BETHESDA, Md., April 27 (UPI) — Women who have primary ovarian insufficiency — an early menopause-like condition — may still have immature eggs in their ovaries, U.S. researchers said.
Scientists at the National Institutes of Health in Bethesda, Md., said women with primary ovarian insufficiency — one out of 100 women by age 40 — stop producing normal amounts of reproductive hormones, develop hot flashes, no longer have menstrual cycles and are mostly infertile.
“The discovery that most women with primary ovarian insufficiency have immature eggs remaining in their ovaries raises the possibility of developing treatments for the infertility that accompanies the condition,” Dr. Alan E. Guttmacher, acting director of the Eunice Kennedy Shriver National Institute of Child Health and Human Development, an NIH institute, said in a statement.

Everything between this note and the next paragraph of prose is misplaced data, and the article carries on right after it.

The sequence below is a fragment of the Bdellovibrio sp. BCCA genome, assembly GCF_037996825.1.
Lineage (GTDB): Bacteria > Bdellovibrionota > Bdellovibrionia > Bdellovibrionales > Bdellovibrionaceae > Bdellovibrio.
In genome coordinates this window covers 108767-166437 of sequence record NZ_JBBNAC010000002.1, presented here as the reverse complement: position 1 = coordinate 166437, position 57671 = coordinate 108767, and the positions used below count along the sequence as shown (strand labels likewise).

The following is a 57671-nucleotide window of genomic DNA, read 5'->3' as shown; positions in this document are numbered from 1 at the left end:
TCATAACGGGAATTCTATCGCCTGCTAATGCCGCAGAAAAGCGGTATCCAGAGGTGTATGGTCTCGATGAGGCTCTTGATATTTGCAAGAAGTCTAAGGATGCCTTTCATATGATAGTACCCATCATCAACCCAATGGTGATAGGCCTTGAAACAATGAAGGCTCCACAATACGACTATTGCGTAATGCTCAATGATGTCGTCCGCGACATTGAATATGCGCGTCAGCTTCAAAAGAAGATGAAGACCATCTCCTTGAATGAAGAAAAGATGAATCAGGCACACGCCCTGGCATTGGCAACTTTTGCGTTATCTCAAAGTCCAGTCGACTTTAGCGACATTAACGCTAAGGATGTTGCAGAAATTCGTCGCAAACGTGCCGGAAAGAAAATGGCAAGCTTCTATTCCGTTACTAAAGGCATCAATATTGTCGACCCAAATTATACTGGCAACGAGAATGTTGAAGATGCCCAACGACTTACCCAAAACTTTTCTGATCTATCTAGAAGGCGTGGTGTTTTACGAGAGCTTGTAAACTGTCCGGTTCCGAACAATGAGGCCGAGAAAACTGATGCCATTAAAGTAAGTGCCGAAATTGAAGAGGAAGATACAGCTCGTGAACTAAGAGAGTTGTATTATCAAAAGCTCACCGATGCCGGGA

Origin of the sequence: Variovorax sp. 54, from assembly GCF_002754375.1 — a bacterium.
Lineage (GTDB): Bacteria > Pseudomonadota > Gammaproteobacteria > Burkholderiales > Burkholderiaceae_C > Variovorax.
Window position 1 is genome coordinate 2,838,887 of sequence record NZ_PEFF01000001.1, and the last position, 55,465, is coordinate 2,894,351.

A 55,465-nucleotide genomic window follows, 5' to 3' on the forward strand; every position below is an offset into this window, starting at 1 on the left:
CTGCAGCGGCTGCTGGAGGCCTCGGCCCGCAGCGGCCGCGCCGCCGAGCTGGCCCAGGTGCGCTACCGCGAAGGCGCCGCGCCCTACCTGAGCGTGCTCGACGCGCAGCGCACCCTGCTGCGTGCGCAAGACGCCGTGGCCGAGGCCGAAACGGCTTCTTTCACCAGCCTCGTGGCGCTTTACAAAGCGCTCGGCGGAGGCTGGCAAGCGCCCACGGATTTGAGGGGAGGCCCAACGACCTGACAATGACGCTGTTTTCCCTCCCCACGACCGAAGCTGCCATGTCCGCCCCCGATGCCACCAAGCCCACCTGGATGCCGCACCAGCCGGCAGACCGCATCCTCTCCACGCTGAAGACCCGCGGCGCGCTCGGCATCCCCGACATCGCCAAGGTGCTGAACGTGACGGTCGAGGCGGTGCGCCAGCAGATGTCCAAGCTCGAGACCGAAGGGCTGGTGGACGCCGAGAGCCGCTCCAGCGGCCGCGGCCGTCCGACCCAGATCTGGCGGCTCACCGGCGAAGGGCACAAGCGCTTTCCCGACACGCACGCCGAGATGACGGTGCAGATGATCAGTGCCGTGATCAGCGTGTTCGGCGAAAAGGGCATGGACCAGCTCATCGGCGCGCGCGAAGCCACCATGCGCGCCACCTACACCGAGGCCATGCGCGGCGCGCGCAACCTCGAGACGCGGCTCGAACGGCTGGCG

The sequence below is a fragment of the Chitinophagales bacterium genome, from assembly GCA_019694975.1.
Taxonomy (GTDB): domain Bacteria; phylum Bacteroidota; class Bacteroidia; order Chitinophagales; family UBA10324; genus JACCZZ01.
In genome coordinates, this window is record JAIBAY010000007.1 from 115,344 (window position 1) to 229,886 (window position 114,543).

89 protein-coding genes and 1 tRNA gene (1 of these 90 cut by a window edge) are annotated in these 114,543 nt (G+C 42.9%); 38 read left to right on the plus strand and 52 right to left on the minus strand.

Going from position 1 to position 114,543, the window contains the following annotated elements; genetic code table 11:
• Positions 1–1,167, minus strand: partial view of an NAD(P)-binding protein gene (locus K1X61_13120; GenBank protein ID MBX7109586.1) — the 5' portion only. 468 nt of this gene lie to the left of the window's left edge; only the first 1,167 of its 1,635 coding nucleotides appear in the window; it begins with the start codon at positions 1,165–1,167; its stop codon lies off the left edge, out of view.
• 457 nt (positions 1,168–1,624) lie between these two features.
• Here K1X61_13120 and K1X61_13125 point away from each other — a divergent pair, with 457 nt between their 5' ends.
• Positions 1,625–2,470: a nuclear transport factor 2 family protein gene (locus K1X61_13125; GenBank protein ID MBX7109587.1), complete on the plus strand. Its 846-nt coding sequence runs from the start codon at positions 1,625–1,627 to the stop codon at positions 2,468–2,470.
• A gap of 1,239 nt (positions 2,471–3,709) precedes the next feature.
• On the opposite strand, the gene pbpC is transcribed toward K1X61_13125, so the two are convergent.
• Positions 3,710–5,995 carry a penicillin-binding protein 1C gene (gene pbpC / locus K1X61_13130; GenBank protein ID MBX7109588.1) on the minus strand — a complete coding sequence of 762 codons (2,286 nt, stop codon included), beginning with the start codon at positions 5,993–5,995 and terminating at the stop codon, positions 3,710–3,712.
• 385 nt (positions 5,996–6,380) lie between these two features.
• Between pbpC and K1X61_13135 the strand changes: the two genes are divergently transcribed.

Nelson and colleagues used ultrasound to assess follicle maturation in a group of women with the condition and women with normal menstrual cycles. The study finds 73 percent of the women with primary ovarian insufficiency had ovarian follicles that were capable of producing ovarian hormones.
Women with primary ovarian insufficiency are usually treated with a patch that releases estradiol — the predominant sex hormone in women — to alleviate menopause-like symptoms.
Some participants in Nelson’s studies have become pregnant during treatment with the estradiol patch.
Nelson suggests estradiol allowed the women’s follicles to mature by suppressing luteinizing hormone, which is produced by the anterior pituitary gland and triggers ovulation, into the normal range.
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